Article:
Upton Sinclair, auteur de « La jungle »: sa vision du végétarisme pour les animaux
Upton Sinclair, auteur du célèbre « La jungle » – enquête de sept semaines à l’intérieur des abattoirs de Chicago et brûlot contre les trusts de la viande – était également végétarien (tendance crudivore).
Voici comment il décrit le végétarisme « humaniste » (on dirait aujourd’hui « animaliste ») :
The Use of Meat chapitre du livre The Fasting Cure
I called myself a vegetarian; but at the same time I realized that I differed from most vegetarians in some important particulars.
For instance, I had never taken any stock in the arguments for vegetarianism upon the moral side. It has always seemed to me that human beings have a right to eat meat, if meat is necessary for their best development, either physical or mental. I have never had any sympathy with that « humanitarianism » which tells us that it is our duty to regard pigs and chickens as our brothers. I was listening the other day to one of these enthusiasts, who had been reading aloud one of the « Uncle Remus » stories, and who went on in touching language to set forth the fact that his vegetable garden constituted one place where « Bre’r Rabbit » was free to wander at will and to help himself; and he described how happy it made him to see these gentle animals hopping about among his cabbages, having lost all their fear of him. That sort of thing will work very well so long as it is confined to one farm, and so long as there is a hunting season upon all the other farms in the locality; but let the humanitarians proceed to apply their regiment in a whole state, and they will soon have so many billions of rabbits hopping about among their cabbages that they will have to choose between shooting rabbits or having no cabbages.
The reader, I presume, is familiar with calculations which show the rate at which rabbits multiply, how many tens and hundreds of millions would be produced by a single pair of rabbits in ten years. It should be quite obvious that the time would come when all human beings would be spending their energies in planting gardens to support rabbits; and that if ever they stopped planting gardens, there would be a famine for the rabbits, with infinitely more suffering than is involved in the present method of keeping them down. Also, even though the humanitarians might have their way with men, the hawks and the owls and the foxes would probably remain unregenerate. I remember, when I was a small boy, being sternly rebuked by an agitated maiden lady who discovered me throwing stones at a squirrel. Not so many days afterwards, however, the lady discovered the squirrel engaged in carrying off young birds from a nest outside her window, and she found her theories about « kindness to dumb animals » rudely disturbed.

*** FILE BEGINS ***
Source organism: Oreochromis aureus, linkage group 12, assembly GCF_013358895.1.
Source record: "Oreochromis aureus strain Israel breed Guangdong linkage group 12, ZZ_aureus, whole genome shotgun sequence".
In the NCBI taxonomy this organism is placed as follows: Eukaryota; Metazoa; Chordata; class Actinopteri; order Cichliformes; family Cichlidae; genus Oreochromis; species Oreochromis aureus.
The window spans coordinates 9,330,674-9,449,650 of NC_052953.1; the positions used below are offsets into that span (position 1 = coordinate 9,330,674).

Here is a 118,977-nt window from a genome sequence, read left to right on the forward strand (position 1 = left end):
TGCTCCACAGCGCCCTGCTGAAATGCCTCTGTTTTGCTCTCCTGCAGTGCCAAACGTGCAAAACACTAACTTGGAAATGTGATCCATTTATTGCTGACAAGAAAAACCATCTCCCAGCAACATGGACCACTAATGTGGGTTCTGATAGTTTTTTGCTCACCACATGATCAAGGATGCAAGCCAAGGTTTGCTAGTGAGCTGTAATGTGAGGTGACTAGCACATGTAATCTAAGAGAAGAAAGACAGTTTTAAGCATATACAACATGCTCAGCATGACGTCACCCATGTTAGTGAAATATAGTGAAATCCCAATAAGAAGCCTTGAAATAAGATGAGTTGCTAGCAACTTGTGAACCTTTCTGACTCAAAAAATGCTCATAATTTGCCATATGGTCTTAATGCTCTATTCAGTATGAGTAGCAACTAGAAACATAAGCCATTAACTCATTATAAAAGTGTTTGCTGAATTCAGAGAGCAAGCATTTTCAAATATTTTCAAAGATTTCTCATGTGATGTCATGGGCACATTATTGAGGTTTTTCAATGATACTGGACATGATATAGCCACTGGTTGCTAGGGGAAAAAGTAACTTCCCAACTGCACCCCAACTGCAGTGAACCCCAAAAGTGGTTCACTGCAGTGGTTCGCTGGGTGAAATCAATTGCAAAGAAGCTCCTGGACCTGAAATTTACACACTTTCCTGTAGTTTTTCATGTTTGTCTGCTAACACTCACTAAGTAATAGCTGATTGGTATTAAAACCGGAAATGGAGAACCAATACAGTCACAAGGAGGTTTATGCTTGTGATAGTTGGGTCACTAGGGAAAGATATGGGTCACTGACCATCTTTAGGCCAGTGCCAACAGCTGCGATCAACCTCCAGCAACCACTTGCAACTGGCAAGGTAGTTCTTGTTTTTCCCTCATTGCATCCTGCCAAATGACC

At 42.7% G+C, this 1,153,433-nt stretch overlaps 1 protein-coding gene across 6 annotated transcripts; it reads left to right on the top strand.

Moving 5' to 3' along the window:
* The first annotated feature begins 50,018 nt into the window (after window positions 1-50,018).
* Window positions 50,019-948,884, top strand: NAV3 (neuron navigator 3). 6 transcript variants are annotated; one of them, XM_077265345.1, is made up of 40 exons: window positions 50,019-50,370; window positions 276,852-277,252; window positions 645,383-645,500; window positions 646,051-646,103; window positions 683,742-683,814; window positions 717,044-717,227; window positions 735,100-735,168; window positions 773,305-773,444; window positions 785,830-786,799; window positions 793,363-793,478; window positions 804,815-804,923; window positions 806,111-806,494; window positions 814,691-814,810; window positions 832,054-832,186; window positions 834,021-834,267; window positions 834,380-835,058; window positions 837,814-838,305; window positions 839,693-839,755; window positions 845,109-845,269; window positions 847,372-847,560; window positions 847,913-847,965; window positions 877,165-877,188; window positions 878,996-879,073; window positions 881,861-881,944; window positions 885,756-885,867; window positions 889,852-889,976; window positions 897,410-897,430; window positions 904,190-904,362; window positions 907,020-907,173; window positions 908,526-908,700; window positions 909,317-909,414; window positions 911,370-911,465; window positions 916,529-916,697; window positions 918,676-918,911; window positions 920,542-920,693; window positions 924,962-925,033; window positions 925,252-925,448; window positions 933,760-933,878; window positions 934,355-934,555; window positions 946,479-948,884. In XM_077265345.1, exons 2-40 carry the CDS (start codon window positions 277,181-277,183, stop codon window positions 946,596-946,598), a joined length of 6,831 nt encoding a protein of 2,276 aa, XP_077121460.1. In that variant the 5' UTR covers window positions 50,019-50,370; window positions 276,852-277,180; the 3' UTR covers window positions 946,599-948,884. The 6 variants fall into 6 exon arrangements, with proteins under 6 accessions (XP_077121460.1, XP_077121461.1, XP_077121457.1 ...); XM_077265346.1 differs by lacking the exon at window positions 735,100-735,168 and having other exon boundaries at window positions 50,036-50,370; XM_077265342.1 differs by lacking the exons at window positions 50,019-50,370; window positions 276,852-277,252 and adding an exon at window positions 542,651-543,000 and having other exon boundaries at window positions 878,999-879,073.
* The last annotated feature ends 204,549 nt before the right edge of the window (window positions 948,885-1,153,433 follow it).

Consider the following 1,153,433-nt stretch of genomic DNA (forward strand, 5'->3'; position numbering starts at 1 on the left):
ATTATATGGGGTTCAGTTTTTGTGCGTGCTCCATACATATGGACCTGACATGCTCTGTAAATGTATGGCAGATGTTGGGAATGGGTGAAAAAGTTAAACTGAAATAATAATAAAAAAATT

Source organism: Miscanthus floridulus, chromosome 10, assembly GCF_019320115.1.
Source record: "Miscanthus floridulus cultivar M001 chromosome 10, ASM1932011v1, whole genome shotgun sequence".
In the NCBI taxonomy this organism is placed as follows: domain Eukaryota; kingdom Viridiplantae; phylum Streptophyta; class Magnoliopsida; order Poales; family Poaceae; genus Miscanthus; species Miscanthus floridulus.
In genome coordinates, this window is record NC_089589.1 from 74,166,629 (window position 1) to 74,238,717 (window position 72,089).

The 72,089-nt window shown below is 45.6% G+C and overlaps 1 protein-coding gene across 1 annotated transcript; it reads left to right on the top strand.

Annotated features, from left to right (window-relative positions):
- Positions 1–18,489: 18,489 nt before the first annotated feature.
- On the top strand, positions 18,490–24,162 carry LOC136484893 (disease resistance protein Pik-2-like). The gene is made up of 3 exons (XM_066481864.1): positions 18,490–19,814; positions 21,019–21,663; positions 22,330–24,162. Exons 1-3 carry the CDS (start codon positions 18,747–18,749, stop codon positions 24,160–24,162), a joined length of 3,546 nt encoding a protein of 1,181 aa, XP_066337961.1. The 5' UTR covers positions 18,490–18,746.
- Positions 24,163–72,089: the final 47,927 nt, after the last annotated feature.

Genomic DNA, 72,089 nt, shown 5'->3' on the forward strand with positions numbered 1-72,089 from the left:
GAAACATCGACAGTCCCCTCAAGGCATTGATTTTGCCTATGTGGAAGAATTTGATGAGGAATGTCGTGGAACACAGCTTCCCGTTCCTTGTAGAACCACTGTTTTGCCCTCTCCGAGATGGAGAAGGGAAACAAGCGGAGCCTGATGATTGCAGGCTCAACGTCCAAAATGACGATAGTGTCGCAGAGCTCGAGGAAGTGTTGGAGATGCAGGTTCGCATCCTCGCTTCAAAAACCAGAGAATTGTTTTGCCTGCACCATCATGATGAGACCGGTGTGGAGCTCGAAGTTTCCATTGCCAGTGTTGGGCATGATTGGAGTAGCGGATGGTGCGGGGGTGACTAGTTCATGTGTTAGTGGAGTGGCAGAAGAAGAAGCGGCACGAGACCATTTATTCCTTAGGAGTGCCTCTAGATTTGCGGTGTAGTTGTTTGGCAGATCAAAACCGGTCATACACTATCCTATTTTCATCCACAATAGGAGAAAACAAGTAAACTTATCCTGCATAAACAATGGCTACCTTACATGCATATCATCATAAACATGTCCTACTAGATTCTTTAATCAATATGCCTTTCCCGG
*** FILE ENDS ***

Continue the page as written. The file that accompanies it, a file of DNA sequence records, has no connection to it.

The same thing, it seems to me, is still more true of domestic animals. Domestic animals survive on earth solely because of the protection of man, and for the sake of the benefits they bring to him. If it is necessary to human health and well-being to slaughter a cow rather than to wait and let her die of old age and lingering disease, it seems to me that nothing but mawkish sentimentality would protest.
It is pointed out to us what places of cruelty and filth our slaughter-houses are; the reader may believe that I learned something about this in my preparation for the writing of « The Jungle. » But then this is not necessarily true about slaughter-houses–any more than it is necessarily true that railroads must kill and maim a couple of hundred thousand people in this country every year. In Europe they have municipal slaughter-houses which are constructed upon scientific lines, and in which no filth is permitted to accumulate; also they have devised means for the killing of animals which are painless. In the stockyards I have seen a man standing upon a gallery, leaning over and pounding at the head of a steer with a hammer, and making half a dozen blows before he succeeded in knocking down the terrified animal. In Europe, on the other hand, they fit over the head of the animal a leathern cap, which has in it a steel spike; a single tap upon the head of this spike is sufficient to drive it into the animal’s brain, causing instant insensibility.
And it must be borne in mind also that the sufferings of dumb animals are entirely different from our own. They do not suffer the pains of anticipation. A cow walks into a slaughter-house without fear, and stands still and permits a leathern cap to be fitted over its head without suspicion; and while it is placidly grazing in the field, it is untroubled by any consciousness of the fact that next week it will be hanging in a butcher’s shop as beef. (…)